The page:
Kara Walker, buoy, 2010
Although the concept of dehumanization—of treating people as animals or things—had been crucial to the arguments in the first two books of the trilogy, Davis rarely used the term or explored its meaning in detail. In Age of Emancipation, however, he focuses squarely on “dehumanization and its implications— the treatment of slaves as if they were domesticated animals and the continuing need of African Americans to confront and counteract the kind of white psychological exploitation that deprived them of the respect and dignity needed for acceptance as equals in a white society.” It is this focus on dehumanization that leads Davis to place attitudes about free blacks at the center of his study of slave emancipation. He repeats several times a quote by Frederick Douglass, himself a free black man who had escaped slavery. “The most telling, the most killing refutation of slavery,” Douglass told Harriet Beecher Stowe, “is the presentation of an industrious, enterprising, thrifty and intelligent free black population.”
Yet many whites considered the prospect of free blacks living alongside them as perhaps the strongest argument against emancipation. In fact it was this prospect that made abolition in America much more difficult than in Britain, where slavery was confined to Caribbean islands with relatively few permanent white residents. Proposals for ending slavery in America always raised the question of what to do with the freed slaves. Simply to accept them as fellow citizens did not seem to be an option: some thought blacks really were racially inferior and incapable of governing themselves; others (including even some blacks) believed they had been so degraded by slavery and racial prejudice that they could never survive peacefully as free people in America. Either way, the effects of dehumanization pointed to the impossibility of incorporating blacks into free society.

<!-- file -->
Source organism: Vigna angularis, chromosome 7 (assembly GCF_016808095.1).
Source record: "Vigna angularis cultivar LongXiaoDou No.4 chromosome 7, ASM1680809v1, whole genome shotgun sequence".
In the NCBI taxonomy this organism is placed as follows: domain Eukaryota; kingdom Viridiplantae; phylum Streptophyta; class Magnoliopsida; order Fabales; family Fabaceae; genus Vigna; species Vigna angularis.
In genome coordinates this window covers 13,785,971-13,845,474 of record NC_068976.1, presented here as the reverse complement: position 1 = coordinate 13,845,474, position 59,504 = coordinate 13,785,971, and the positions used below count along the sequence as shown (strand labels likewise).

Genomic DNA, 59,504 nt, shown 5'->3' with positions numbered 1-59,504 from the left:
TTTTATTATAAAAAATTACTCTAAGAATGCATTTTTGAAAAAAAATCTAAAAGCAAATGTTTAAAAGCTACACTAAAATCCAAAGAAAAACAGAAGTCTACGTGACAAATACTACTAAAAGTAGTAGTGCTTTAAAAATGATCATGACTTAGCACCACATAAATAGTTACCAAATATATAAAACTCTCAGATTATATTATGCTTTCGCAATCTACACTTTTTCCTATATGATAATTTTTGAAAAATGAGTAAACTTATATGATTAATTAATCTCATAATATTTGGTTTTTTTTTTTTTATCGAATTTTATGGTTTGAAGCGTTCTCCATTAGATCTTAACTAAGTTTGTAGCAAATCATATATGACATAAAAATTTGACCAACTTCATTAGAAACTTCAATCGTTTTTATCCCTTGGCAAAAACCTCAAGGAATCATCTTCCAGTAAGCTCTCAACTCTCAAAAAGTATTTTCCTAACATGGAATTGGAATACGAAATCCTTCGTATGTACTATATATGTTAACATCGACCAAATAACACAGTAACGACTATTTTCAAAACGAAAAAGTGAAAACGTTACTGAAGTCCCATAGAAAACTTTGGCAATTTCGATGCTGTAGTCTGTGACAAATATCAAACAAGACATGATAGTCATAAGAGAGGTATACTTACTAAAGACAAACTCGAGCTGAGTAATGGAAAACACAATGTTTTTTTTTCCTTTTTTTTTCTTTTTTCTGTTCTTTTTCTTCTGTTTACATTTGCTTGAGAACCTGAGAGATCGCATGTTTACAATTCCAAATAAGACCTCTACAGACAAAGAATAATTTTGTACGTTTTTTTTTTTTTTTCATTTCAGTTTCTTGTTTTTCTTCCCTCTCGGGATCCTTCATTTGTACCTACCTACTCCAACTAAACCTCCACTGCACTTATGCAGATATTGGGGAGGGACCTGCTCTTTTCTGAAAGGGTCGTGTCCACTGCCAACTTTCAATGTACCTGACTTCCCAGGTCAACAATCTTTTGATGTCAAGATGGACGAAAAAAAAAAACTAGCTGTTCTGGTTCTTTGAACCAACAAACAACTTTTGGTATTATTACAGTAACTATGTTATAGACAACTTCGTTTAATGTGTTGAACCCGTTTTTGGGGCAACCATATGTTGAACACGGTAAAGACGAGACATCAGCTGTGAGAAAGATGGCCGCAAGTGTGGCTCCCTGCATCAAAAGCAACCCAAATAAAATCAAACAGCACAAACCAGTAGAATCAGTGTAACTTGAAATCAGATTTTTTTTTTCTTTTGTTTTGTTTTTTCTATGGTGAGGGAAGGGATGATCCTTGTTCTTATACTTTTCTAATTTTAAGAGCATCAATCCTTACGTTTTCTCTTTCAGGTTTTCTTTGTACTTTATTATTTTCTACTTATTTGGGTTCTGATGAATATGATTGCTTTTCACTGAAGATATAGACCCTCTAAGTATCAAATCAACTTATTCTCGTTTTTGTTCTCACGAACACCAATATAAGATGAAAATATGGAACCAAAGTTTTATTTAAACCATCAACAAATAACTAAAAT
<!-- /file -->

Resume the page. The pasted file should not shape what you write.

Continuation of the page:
Acts of abolition such as the Haitian Revolution of the 1790s and British emancipation in the 1830s always carried competing lessons regarding the capabilities of free blacks. As the first nationwide emancipation in the New World, Haiti loomed in the background of all later debates. It resulted in the world’s first example of a free black republic made up of former slaves, an example that gave hope to free blacks and slaves around the Atlantic. But its violence also provided whites with plenty of evidence that blacks were too dangerous and dehumanized to be set free. The planter Bryan Edwards described the fate of one pregnant white woman: “The monsters, whose prisoner she was, having first murdered her husband in her presence, ripped her up alive, and threw the infant to the hogs.—They then (how shall I relate it) sewed up the head of her murdered husband in———!!!” This was a none-too-subtle lesson in what could happen if bestial blacks were not kept under tight control.
These and other perceived horrors influenced the development of the colonization movement, institutionalized in 1817 with the founding of the American Colonization Society, which attracted support from the likes of Henry Clay and Andrew Jackson. Although Davis doesn’t endorse the colonizationist solution of deporting free blacks to Africa, he is sympathetic to the way its advocates wrestled with the problem of dehumanization, which abolitionists (not to mention many of the initial historians of slavery) tended to gloss over in a way that now seems naïve. “The simple dichotomy between the ACS Antichrist and the abolitionist Redeemers … can only obscure our understanding of both movements,” he writes, continuing:
Although colonizationists have conventionally been dismissed as hopelessly impractical visionaries, for example, they were clearly more realistic than the abolitionists when they argued that white racial prejudice would remain intractable for generations to come, that the achievements of a few individual blacks would not benefit the masses, that progress would depend on black solidarity and collective effort, and that the formal act of emancipating slaves could not be divorced from the need for an economic and social environment in which freedmen could exercise their full capacities for human development.